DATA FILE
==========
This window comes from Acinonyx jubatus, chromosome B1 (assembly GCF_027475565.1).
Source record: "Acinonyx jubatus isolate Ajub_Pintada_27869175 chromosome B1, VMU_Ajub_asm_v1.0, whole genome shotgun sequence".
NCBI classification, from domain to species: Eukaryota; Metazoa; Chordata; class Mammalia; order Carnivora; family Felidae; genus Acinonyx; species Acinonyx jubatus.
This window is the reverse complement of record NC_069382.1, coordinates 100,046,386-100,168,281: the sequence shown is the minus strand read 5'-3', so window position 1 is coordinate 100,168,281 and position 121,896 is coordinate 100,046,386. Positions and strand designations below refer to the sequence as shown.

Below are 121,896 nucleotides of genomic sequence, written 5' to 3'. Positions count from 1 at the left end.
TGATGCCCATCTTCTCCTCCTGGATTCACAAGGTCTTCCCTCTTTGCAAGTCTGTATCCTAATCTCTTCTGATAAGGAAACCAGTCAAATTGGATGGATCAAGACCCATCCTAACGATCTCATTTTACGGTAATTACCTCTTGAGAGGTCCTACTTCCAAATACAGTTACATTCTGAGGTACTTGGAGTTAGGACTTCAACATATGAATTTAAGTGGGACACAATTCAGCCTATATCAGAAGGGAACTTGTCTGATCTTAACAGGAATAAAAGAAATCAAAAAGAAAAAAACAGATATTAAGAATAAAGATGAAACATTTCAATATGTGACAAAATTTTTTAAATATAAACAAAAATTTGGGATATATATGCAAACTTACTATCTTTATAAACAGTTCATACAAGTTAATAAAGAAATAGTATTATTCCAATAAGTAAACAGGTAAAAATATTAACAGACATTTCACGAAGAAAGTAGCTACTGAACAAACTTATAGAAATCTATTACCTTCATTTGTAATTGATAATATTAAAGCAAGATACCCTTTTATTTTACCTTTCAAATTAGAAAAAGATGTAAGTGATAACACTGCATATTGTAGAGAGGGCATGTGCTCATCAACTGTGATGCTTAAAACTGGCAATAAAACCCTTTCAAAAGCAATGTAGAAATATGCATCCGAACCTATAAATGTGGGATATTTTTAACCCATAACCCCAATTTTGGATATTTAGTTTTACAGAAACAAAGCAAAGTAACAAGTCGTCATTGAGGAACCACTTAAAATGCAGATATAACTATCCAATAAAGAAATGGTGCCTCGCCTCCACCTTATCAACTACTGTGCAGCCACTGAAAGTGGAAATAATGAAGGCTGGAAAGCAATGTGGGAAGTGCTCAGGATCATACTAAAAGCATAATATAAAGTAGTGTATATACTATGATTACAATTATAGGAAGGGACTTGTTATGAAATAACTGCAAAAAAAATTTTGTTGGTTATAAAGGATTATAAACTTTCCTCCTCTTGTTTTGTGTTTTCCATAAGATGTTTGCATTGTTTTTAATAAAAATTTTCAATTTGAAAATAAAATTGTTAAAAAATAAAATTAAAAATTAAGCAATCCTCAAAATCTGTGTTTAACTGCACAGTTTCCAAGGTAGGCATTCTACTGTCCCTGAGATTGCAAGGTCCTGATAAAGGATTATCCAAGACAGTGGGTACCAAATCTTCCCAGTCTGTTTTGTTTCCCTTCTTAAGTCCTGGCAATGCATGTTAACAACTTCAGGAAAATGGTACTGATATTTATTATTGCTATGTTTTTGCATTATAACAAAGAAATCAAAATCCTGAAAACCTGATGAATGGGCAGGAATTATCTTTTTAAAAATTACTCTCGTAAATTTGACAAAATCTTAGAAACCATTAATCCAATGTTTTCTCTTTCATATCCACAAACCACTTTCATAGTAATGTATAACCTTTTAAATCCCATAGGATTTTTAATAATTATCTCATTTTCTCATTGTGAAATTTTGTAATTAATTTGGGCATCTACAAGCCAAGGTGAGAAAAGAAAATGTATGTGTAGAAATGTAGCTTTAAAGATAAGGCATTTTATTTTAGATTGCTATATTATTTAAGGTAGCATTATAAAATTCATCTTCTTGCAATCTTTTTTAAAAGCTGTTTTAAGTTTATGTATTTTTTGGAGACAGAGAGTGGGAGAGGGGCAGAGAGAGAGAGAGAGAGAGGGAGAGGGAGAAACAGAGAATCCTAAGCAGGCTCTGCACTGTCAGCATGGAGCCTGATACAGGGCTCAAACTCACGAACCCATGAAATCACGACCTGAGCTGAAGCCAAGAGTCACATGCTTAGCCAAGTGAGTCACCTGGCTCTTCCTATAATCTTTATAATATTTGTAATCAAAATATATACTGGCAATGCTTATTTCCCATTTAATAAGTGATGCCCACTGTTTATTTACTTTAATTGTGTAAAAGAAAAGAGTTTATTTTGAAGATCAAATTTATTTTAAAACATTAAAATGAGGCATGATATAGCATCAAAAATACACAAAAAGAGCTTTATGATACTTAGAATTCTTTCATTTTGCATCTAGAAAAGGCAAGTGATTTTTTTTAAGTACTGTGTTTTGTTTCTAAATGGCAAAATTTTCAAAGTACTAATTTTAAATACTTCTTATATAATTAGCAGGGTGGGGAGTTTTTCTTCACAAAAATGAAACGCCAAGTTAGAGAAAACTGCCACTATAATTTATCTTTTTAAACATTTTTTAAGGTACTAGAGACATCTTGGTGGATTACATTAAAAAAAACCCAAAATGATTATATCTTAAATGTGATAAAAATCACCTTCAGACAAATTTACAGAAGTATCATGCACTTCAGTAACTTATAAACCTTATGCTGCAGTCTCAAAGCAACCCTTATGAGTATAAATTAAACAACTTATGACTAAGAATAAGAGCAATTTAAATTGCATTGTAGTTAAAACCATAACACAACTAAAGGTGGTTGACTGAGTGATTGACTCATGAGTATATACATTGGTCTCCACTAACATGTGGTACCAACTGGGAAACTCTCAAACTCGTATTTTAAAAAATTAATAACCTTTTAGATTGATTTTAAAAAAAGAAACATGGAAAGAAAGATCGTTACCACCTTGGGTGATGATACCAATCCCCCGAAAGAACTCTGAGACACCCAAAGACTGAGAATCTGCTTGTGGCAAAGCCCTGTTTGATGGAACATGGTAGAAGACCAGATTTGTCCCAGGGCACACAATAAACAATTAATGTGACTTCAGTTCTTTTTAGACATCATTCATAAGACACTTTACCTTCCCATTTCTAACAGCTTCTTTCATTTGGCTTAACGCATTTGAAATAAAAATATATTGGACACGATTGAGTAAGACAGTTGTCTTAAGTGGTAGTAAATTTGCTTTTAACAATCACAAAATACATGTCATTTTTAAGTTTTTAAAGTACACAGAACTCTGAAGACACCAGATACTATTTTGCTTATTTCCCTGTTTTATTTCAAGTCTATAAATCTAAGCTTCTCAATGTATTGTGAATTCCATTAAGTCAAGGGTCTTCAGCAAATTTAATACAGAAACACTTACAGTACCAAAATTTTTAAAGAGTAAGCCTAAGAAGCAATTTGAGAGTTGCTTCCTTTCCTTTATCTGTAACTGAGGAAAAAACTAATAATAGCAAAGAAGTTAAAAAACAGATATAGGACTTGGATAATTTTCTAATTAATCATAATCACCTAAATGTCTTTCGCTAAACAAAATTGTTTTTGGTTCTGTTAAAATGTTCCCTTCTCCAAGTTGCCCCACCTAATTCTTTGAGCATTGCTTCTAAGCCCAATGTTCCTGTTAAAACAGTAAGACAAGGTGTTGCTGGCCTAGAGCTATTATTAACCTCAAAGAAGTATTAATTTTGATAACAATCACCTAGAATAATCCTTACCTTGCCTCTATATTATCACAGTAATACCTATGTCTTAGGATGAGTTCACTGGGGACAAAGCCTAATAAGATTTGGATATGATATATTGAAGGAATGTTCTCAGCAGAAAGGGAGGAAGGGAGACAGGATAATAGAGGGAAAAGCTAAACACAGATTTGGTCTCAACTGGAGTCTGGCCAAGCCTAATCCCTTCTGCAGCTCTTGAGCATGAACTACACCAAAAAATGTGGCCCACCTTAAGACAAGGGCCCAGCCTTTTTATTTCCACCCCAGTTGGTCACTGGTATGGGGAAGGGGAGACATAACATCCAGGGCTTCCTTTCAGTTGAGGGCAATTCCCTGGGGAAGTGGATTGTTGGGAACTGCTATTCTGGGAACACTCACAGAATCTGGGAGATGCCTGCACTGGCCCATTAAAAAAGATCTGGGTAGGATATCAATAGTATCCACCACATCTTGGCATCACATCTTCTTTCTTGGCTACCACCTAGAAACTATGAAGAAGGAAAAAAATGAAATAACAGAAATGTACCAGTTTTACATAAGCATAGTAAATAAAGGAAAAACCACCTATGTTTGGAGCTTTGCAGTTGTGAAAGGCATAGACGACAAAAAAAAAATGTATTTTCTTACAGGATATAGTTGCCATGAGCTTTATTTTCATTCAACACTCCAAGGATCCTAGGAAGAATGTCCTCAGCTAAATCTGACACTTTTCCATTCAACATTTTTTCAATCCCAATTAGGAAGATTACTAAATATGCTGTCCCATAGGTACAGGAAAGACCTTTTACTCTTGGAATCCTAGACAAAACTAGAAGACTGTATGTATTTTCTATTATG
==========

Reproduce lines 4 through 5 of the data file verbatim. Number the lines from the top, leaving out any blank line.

This window is the reverse complement of record NC_069382.1, coordinates 100,046,386-100,168,281: the sequence shown is the minus strand read 5'-3', so window position 1 is coordinate 100,168,281 and position 121,896 is coordinate 100,046,386. Positions and strand designations below refer to the sequence as shown.

Below are 121,896 nucleotides of genomic sequence, written 5' to 3'. Positions count from 1 at the left end.